So, what was the UFW after 60 years ago? Read the text of the new Colorado Senate bill. It is stunningly the same in tone and language — wages, living conditions, right to strike, transportation, meals when they work, health care.

I was a radio personality, supposedly one of the rich white overlords. My salary at the time of the Salad Wars was $3,840 a year. The Consumer Price Index sets the 1962 farm workers’ income at $4,260. The growers provided transportation and meals. The growers made money on volume, because the wholesale price of iceberg lettuce was less than a dime a head. IV lettuce went mostly to the East Coast where it sold retail for 15 to 25 cents. Oh, and I didn’t get any meals from the radio station.

Were there some growers who mistreated workers? Absolutely. Were there radio station owners who were jerks? Yes. But if you talk to both workers and farmers nowadays, there are still good and bad in both. The solution is not a ham-fisted law like SB 21-087. The market will solve the problem.

The UFW peaked out in Delano, California, during the grape harvest of ‘63, perhaps the most noteworthy of their efforts. Currently, they have a little over 10,000 members. California farm labor stats put union membership at about 1% of the workforce. In all, UFW did little that the market was not in the process of handling itself, although some historians write glowing reports of their history changing successes.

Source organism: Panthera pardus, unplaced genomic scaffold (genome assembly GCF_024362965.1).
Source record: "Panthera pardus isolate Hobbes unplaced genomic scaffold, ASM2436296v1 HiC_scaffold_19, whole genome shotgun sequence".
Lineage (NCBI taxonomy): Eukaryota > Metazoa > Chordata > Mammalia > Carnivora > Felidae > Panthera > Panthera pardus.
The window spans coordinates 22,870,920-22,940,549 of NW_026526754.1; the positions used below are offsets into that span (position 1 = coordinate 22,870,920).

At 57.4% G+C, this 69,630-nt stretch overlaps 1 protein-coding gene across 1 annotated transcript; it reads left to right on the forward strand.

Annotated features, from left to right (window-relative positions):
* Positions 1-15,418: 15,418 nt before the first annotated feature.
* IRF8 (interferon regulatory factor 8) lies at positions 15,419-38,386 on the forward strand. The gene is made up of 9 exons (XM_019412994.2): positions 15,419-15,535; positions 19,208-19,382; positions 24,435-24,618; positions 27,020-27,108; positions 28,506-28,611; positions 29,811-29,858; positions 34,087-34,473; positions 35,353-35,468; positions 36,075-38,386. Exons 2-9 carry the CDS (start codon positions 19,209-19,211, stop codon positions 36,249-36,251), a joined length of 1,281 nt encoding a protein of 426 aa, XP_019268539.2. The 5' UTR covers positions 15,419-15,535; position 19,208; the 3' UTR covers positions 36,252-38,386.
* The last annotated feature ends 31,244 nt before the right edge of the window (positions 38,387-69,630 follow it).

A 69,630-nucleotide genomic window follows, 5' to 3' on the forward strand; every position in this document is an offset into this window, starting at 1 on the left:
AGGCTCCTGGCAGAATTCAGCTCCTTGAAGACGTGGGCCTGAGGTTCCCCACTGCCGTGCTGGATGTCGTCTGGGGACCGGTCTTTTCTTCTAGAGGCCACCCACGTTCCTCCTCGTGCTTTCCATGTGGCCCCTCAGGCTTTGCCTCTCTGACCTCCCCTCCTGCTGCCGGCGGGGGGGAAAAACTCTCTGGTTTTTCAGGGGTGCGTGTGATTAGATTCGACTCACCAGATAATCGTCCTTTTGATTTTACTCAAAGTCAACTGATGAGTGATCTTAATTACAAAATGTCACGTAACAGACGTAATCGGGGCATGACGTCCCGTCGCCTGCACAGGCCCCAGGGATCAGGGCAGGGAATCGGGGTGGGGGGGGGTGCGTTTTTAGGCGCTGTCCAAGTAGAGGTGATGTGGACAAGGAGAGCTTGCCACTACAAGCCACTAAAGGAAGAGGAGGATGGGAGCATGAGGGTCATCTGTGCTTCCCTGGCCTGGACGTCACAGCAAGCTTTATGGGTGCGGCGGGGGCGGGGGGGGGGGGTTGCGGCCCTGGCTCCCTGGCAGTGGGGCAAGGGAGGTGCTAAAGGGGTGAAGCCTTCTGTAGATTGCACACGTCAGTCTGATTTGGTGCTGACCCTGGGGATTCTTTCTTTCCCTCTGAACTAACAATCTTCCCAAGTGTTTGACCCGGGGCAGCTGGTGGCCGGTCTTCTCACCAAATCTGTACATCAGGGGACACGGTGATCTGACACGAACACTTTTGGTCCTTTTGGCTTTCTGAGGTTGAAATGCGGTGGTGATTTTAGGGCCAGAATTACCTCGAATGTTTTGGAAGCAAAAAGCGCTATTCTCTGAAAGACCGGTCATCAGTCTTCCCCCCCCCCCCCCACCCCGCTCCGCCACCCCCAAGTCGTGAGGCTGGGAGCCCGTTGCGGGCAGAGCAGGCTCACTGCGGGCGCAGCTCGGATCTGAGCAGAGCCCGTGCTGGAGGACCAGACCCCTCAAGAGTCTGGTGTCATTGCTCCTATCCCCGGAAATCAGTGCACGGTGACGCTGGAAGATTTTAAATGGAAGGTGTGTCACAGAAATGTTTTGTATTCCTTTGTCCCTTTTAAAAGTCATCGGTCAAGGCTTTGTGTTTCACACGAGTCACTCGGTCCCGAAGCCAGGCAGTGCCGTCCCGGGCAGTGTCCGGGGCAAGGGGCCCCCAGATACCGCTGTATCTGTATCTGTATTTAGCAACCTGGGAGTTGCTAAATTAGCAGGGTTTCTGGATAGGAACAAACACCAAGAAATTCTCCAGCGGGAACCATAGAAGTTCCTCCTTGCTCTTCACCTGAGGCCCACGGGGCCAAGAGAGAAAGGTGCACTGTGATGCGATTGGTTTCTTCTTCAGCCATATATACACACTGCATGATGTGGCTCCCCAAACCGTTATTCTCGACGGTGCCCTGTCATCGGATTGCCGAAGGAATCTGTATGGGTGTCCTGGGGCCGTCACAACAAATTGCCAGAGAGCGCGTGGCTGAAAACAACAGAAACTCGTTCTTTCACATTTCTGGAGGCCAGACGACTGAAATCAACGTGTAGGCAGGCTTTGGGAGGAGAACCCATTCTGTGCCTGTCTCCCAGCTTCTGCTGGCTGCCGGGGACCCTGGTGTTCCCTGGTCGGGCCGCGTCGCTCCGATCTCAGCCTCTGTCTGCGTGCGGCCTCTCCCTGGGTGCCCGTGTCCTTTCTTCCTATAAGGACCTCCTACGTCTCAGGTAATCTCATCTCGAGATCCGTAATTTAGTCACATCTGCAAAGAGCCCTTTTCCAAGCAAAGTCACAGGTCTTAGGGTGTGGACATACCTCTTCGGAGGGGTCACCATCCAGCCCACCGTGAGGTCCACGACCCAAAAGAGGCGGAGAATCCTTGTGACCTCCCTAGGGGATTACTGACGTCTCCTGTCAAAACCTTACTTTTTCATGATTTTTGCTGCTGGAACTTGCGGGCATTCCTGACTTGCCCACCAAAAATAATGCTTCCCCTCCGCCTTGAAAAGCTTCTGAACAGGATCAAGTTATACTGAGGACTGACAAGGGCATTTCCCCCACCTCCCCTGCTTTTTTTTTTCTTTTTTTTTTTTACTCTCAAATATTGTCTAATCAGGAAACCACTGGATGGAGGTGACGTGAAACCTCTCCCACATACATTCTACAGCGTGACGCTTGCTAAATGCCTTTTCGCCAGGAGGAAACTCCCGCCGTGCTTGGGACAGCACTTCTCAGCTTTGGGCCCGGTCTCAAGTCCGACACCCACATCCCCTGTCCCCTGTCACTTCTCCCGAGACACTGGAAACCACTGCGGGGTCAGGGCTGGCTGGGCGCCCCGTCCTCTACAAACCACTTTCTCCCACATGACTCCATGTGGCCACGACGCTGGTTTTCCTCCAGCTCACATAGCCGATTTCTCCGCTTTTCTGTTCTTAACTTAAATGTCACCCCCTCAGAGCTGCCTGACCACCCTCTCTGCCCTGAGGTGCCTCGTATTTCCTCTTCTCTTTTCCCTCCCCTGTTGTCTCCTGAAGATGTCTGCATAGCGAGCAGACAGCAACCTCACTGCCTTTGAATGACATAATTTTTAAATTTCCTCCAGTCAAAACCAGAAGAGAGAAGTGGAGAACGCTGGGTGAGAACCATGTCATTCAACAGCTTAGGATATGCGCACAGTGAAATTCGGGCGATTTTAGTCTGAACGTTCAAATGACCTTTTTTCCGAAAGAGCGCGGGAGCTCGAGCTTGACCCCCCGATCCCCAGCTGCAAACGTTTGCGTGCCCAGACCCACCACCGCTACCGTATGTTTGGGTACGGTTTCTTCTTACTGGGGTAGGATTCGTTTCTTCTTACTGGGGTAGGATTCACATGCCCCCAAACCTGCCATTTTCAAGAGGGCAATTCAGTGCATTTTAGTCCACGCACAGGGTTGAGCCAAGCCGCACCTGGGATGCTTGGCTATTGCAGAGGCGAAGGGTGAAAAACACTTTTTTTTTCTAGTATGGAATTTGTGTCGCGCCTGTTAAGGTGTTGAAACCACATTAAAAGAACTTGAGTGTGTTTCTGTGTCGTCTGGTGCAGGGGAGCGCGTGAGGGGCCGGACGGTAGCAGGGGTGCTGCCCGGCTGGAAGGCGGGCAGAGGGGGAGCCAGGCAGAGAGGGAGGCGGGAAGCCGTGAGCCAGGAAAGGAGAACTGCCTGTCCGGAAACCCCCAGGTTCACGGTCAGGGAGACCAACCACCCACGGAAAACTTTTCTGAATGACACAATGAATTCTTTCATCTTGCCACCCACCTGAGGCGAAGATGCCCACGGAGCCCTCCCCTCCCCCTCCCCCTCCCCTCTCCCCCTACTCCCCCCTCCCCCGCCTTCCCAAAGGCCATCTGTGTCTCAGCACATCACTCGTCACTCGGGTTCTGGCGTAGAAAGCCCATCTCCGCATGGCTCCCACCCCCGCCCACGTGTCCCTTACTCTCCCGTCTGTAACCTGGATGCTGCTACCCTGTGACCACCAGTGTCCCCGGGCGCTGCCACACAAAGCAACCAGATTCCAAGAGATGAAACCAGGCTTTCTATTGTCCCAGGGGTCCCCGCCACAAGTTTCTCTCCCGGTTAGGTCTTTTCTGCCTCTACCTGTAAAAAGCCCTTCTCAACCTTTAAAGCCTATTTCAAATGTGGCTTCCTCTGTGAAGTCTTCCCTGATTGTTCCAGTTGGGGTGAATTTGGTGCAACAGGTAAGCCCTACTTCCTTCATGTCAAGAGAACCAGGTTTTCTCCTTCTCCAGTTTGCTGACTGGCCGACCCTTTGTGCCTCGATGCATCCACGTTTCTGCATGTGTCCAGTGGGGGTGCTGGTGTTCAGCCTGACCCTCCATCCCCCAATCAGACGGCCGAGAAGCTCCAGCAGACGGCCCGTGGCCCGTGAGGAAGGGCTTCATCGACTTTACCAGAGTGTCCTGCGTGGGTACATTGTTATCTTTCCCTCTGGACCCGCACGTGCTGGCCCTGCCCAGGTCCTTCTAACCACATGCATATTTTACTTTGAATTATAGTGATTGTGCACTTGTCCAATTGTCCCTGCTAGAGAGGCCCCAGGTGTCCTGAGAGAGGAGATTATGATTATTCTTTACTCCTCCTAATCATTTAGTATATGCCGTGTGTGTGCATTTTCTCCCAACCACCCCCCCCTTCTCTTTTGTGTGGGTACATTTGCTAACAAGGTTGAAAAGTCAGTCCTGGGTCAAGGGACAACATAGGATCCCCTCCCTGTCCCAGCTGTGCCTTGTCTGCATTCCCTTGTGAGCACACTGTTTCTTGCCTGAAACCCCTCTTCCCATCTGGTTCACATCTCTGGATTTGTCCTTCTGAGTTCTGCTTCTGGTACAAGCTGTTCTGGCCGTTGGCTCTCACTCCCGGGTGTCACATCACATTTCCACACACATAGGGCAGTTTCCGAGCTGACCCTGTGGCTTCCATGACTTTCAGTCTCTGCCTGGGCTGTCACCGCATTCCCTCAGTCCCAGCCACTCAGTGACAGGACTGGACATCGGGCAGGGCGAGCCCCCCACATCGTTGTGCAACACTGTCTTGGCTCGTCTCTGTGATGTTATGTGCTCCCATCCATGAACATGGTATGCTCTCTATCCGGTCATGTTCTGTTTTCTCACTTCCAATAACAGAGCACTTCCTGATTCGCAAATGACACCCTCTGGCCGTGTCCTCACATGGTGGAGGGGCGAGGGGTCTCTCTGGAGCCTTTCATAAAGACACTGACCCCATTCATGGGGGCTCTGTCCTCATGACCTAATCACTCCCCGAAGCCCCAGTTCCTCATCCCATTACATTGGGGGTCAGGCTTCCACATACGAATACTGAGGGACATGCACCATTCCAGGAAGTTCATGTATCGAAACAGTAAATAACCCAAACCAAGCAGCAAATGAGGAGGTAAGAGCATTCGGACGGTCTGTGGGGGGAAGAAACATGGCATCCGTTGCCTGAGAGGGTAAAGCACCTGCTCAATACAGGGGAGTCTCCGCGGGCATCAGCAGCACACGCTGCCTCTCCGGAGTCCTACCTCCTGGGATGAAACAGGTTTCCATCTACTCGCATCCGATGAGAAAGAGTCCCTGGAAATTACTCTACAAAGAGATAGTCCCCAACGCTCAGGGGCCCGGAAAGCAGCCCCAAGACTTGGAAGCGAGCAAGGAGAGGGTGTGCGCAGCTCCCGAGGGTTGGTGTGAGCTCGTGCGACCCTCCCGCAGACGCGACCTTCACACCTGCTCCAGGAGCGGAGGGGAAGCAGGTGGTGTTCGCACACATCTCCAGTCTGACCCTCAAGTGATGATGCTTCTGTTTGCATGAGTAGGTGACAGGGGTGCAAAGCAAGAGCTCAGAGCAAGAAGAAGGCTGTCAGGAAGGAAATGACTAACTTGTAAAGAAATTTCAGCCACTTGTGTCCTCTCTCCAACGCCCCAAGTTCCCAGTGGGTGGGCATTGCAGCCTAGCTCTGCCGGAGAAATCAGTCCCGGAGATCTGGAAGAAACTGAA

I was talking with an old timer here on the Western Slope recently, who was telling me about the meals and psychological support one producer provided his crew. My friend was bragging on the great meals the man’s wife took to the workers. He also told me about how workers from another farm would come and want to work for that farmer because he treated his crew so well.

Then came the day when our good guy farmer got a call for help from the neighbor who had lost his crew. The neighbor needed help with his harvest. Of course, my friend’s friend answered the call. That is what good neighbors do, without the insistence and interference from the agenda-driven Colorado lawmakers.